Tips to help you deal with Bell’s palsy

If you’ve been diagnosed with Bell’s Palsy, you may be overwhelmed both with the symptoms you are currently suffering as well as what, exactly, having Bell’s Palsy means. While it’s generally self-limiting, Bell’s Palsy patients usually find themselves struggling for ways in which to cope with this condition. In addition to seeing your doctor and working out a treatment plan, there are some simple things that you can do at home to help cope.

Because of the facial paralysis that occurs with Bell’s Palsy, be sure to take your time. Eating and drinking will be quite different for awhile. Take the time to chew your food slowly and completely in order to prevent food falling out of your mouth. Drinking your liquids through a straw will also prevent embarrassing dribble down your chin.

If you have Bell’s Palsy, you’ll notice that you may not be able to close your eye like you used to. You’ll need to take measures to protect your eye. Artificial tears will help to keep your eye moistened, while others have recommended wearing an eye patch – or even close your eye shut with porous tape – every day and especially when you go outside. If your eye becomes too dry, you can damage your cornea. An eye patch is especially recommended at night, when you have no idea what could be getting into your eye – there’s that old weird fact that people swallow spiders in their sleep and you wouldn’t want one of those in your eye!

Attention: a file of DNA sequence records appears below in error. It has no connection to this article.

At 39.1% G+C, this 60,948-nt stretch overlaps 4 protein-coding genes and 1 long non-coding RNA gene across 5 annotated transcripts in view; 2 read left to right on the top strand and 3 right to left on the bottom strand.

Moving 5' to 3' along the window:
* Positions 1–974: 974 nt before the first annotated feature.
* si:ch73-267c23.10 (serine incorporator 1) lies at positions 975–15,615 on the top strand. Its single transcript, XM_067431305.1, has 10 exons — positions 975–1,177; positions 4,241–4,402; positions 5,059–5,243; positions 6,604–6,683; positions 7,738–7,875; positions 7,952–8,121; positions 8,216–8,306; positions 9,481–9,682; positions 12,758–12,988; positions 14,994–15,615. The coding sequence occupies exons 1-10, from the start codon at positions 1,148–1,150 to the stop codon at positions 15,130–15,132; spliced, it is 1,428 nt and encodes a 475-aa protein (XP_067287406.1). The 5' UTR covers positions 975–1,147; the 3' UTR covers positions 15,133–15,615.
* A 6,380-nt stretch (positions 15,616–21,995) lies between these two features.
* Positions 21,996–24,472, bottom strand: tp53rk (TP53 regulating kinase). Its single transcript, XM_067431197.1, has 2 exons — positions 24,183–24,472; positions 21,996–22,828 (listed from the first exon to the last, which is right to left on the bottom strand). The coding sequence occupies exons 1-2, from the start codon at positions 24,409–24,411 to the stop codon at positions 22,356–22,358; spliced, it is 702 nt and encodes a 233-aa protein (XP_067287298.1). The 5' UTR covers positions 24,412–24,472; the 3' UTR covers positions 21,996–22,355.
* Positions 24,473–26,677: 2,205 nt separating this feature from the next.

Another tip for night time that some have found to be helpful is to keep a hot water bottle ready. You may find yourself feeling some discomfort, especially when trying to go to sleep, and many people have said that a hot water bottle helps to ease that discomfort.

You should also be sure to wear a hat that will cover the ear on the affected side. This is to protect your ear from drafts and bursts of cold air, which is especially necessary during cooler weather. While previously you may have been able to feel the cold air and react to it, while one side is paralyzed, you won’t, meaning you won’t be able to protect your ear in time to prevent any sort of damage that may be caused.

Being diagnosed with Bell’s Palsy can be incredibly overwhelming at first. However, with the right treatment plan and these simple tips to help you cope, you should find yourself getting onto a steadier footing.

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